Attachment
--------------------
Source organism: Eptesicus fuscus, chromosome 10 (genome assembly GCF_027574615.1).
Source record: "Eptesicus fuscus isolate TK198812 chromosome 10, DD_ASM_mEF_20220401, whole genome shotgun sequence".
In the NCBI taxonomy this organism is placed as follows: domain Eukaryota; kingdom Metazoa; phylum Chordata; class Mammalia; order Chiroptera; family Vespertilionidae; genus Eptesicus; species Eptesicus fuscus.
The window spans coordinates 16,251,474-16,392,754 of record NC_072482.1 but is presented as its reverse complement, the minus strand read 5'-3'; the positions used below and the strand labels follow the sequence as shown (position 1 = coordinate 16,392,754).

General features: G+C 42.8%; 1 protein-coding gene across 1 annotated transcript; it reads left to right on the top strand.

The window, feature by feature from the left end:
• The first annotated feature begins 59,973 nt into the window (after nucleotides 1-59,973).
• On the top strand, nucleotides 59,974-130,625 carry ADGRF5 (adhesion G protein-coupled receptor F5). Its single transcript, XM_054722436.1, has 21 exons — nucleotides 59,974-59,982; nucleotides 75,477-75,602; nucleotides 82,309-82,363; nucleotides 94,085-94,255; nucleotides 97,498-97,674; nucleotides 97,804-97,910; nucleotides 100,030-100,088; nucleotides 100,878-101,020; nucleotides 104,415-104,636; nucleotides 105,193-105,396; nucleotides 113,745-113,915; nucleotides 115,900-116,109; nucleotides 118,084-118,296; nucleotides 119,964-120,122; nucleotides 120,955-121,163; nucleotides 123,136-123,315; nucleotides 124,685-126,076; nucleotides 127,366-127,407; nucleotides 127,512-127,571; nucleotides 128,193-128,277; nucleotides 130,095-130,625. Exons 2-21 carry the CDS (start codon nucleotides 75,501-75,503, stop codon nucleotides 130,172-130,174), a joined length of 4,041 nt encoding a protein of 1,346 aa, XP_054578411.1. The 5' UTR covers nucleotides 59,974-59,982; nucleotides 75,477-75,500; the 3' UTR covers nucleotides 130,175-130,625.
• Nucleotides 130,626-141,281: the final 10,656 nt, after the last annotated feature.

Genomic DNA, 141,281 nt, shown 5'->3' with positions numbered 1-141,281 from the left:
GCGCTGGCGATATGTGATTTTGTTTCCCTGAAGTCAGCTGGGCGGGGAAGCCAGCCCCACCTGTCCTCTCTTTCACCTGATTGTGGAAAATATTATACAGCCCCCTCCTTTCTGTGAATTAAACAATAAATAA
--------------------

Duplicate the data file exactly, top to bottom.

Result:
Source organism: Eptesicus fuscus, chromosome 10 (genome assembly GCF_027574615.1).
Source record: "Eptesicus fuscus isolate TK198812 chromosome 10, DD_ASM_mEF_20220401, whole genome shotgun sequence".
In the NCBI taxonomy this organism is placed as follows: domain Eukaryota; kingdom Metazoa; phylum Chordata; class Mammalia; order Chiroptera; family Vespertilionidae; genus Eptesicus; species Eptesicus fuscus.
The window spans coordinates 16,251,474-16,392,754 of record NC_072482.1 but is presented as its reverse complement, the minus strand read 5'-3'; the positions used below and the strand labels follow the sequence as shown (position 1 = coordinate 16,392,754).

General features: G+C 42.8%; 1 protein-coding gene across 1 annotated transcript; it reads left to right on the top strand.

The window, feature by feature from the left end:
• The first annotated feature begins 59,973 nt into the window (after nucleotides 1-59,973).
• On the top strand, nucleotides 59,974-130,625 carry ADGRF5 (adhesion G protein-coupled receptor F5). Its single transcript, XM_054722436.1, has 21 exons — nucleotides 59,974-59,982; nucleotides 75,477-75,602; nucleotides 82,309-82,363; nucleotides 94,085-94,255; nucleotides 97,498-97,674; nucleotides 97,804-97,910; nucleotides 100,030-100,088; nucleotides 100,878-101,020; nucleotides 104,415-104,636; nucleotides 105,193-105,396; nucleotides 113,745-113,915; nucleotides 115,900-116,109; nucleotides 118,084-118,296; nucleotides 119,964-120,122; nucleotides 120,955-121,163; nucleotides 123,136-123,315; nucleotides 124,685-126,076; nucleotides 127,366-127,407; nucleotides 127,512-127,571; nucleotides 128,193-128,277; nucleotides 130,095-130,625. Exons 2-21 carry the CDS (start codon nucleotides 75,501-75,503, stop codon nucleotides 130,172-130,174), a joined length of 4,041 nt encoding a protein of 1,346 aa, XP_054578411.1. The 5' UTR covers nucleotides 59,974-59,982; nucleotides 75,477-75,500; the 3' UTR covers nucleotides 130,175-130,625.
• Nucleotides 130,626-141,281: the final 10,656 nt, after the last annotated feature.

Genomic DNA, 141,281 nt, shown 5'->3' with positions numbered 1-141,281 from the left:
GCGCTGGCGATATGTGATTTTGTTTCCCTGAAGTCAGCTGGGCGGGGAAGCCAGCCCCACCTGTCCTCTCTTTCACCTGATTGTGGAAAATATTATACAGCCCCCTCCTTTCTGTGAATTAAACAATAAATAA